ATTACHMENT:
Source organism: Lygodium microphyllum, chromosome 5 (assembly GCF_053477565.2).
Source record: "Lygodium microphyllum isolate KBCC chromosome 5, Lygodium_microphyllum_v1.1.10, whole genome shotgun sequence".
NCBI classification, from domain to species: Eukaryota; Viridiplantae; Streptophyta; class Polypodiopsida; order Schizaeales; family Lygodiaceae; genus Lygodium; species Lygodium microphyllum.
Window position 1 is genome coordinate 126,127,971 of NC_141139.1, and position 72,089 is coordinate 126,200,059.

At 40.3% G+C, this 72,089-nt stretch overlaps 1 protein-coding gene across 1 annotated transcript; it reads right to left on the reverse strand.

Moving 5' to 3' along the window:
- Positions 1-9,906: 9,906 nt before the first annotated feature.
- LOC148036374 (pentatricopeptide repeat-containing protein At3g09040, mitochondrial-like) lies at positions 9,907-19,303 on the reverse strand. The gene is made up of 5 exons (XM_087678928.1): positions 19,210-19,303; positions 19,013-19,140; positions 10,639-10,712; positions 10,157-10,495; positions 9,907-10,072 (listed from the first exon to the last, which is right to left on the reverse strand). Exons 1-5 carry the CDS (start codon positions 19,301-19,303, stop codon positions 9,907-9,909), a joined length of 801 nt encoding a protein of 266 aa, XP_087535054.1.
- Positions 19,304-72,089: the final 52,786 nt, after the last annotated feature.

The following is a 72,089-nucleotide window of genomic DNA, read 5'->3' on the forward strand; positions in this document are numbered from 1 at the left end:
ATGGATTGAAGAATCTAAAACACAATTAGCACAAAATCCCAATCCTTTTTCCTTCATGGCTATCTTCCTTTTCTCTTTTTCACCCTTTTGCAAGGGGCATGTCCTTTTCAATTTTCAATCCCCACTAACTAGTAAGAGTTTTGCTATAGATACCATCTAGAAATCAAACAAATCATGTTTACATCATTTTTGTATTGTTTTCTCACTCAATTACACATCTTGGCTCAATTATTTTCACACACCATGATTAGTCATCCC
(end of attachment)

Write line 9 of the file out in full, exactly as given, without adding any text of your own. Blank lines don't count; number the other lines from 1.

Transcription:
- Positions 19,304-72,089: the final 52,786 nt, after the last annotated feature.